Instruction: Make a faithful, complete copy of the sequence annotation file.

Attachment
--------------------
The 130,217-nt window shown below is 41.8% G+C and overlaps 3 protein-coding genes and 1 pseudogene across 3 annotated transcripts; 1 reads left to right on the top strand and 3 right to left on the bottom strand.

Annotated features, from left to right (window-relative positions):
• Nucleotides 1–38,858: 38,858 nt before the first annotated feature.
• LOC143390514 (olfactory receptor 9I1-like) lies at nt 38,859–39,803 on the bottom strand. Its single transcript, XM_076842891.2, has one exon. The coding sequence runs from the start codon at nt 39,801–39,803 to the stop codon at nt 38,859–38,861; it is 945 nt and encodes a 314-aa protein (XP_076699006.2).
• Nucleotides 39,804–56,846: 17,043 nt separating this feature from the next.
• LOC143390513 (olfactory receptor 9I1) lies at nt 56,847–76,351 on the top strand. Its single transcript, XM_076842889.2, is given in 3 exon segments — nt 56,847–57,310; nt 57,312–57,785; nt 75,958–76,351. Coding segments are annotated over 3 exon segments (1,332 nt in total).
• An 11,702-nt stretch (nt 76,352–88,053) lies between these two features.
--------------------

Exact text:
The 130,217-nt window shown below is 41.8% G+C and overlaps 3 protein-coding genes and 1 pseudogene across 3 annotated transcripts; 1 reads left to right on the top strand and 3 right to left on the bottom strand.

Annotated features, from left to right (window-relative positions):
• Nucleotides 1–38,858: 38,858 nt before the first annotated feature.
• LOC143390514 (olfactory receptor 9I1-like) lies at nt 38,859–39,803 on the bottom strand. Its single transcript, XM_076842891.2, has one exon. The coding sequence runs from the start codon at nt 39,801–39,803 to the stop codon at nt 38,859–38,861; it is 945 nt and encodes a 314-aa protein (XP_076699006.2).
• Nucleotides 39,804–56,846: 17,043 nt separating this feature from the next.
• LOC143390513 (olfactory receptor 9I1) lies at nt 56,847–76,351 on the top strand. Its single transcript, XM_076842889.2, is given in 3 exon segments — nt 56,847–57,310; nt 57,312–57,785; nt 75,958–76,351. Coding segments are annotated over 3 exon segments (1,332 nt in total).
• An 11,702-nt stretch (nt 76,352–88,053) lies between these two features.